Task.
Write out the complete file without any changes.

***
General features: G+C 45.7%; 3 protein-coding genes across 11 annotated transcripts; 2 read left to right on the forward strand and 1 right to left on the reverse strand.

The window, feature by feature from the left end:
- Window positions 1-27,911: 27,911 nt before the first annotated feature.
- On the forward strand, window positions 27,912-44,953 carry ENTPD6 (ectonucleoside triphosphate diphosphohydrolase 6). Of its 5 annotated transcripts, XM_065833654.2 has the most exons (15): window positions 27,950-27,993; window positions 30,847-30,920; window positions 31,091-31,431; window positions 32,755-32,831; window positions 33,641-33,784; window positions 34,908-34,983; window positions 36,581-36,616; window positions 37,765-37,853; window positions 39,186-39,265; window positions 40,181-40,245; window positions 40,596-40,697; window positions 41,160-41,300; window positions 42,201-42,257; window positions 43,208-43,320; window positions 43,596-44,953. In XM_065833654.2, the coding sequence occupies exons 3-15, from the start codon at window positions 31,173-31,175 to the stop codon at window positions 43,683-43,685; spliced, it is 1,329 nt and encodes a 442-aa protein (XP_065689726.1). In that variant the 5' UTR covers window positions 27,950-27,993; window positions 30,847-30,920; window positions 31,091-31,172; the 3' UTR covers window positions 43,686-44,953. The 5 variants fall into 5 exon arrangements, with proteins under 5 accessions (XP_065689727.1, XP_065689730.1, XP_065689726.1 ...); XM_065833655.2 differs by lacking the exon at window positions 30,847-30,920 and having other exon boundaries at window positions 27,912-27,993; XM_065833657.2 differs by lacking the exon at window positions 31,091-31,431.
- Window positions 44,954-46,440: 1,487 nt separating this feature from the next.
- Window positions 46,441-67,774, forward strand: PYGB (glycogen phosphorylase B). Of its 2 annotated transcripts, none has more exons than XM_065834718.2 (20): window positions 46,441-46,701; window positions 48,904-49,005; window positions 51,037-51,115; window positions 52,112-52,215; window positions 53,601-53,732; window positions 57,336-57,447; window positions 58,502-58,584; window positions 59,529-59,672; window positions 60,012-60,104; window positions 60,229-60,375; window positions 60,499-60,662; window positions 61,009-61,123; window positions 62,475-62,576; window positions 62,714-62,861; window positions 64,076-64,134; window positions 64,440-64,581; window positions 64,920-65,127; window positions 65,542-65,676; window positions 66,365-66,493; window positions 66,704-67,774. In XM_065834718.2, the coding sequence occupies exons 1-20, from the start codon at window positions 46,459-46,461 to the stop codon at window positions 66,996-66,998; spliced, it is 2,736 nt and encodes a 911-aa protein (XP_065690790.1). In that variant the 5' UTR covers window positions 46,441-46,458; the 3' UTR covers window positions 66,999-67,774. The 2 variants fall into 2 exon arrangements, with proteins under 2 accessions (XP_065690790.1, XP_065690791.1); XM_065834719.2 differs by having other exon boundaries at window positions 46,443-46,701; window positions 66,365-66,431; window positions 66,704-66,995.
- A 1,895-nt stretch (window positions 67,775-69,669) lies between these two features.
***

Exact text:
General features: G+C 45.7%; 3 protein-coding genes across 11 annotated transcripts; 2 read left to right on the forward strand and 1 right to left on the reverse strand.

The window, feature by feature from the left end:
- Window positions 1-27,911: 27,911 nt before the first annotated feature.
- On the forward strand, window positions 27,912-44,953 carry ENTPD6 (ectonucleoside triphosphate diphosphohydrolase 6). Of its 5 annotated transcripts, XM_065833654.2 has the most exons (15): window positions 27,950-27,993; window positions 30,847-30,920; window positions 31,091-31,431; window positions 32,755-32,831; window positions 33,641-33,784; window positions 34,908-34,983; window positions 36,581-36,616; window positions 37,765-37,853; window positions 39,186-39,265; window positions 40,181-40,245; window positions 40,596-40,697; window positions 41,160-41,300; window positions 42,201-42,257; window positions 43,208-43,320; window positions 43,596-44,953. In XM_065833654.2, the coding sequence occupies exons 3-15, from the start codon at window positions 31,173-31,175 to the stop codon at window positions 43,683-43,685; spliced, it is 1,329 nt and encodes a 442-aa protein (XP_065689726.1). In that variant the 5' UTR covers window positions 27,950-27,993; window positions 30,847-30,920; window positions 31,091-31,172; the 3' UTR covers window positions 43,686-44,953. The 5 variants fall into 5 exon arrangements, with proteins under 5 accessions (XP_065689727.1, XP_065689730.1, XP_065689726.1 ...); XM_065833655.2 differs by lacking the exon at window positions 30,847-30,920 and having other exon boundaries at window positions 27,912-27,993; XM_065833657.2 differs by lacking the exon at window positions 31,091-31,431.
- Window positions 44,954-46,440: 1,487 nt separating this feature from the next.
- Window positions 46,441-67,774, forward strand: PYGB (glycogen phosphorylase B). Of its 2 annotated transcripts, none has more exons than XM_065834718.2 (20): window positions 46,441-46,701; window positions 48,904-49,005; window positions 51,037-51,115; window positions 52,112-52,215; window positions 53,601-53,732; window positions 57,336-57,447; window positions 58,502-58,584; window positions 59,529-59,672; window positions 60,012-60,104; window positions 60,229-60,375; window positions 60,499-60,662; window positions 61,009-61,123; window positions 62,475-62,576; window positions 62,714-62,861; window positions 64,076-64,134; window positions 64,440-64,581; window positions 64,920-65,127; window positions 65,542-65,676; window positions 66,365-66,493; window positions 66,704-67,774. In XM_065834718.2, the coding sequence occupies exons 1-20, from the start codon at window positions 46,459-46,461 to the stop codon at window positions 66,996-66,998; spliced, it is 2,736 nt and encodes a 911-aa protein (XP_065690790.1). In that variant the 5' UTR covers window positions 46,441-46,458; the 3' UTR covers window positions 66,999-67,774. The 2 variants fall into 2 exon arrangements, with proteins under 2 accessions (XP_065690790.1, XP_065690791.1); XM_065834719.2 differs by having other exon boundaries at window positions 46,443-46,701; window positions 66,365-66,431; window positions 66,704-66,995.
- A 1,895-nt stretch (window positions 67,775-69,669) lies between these two features.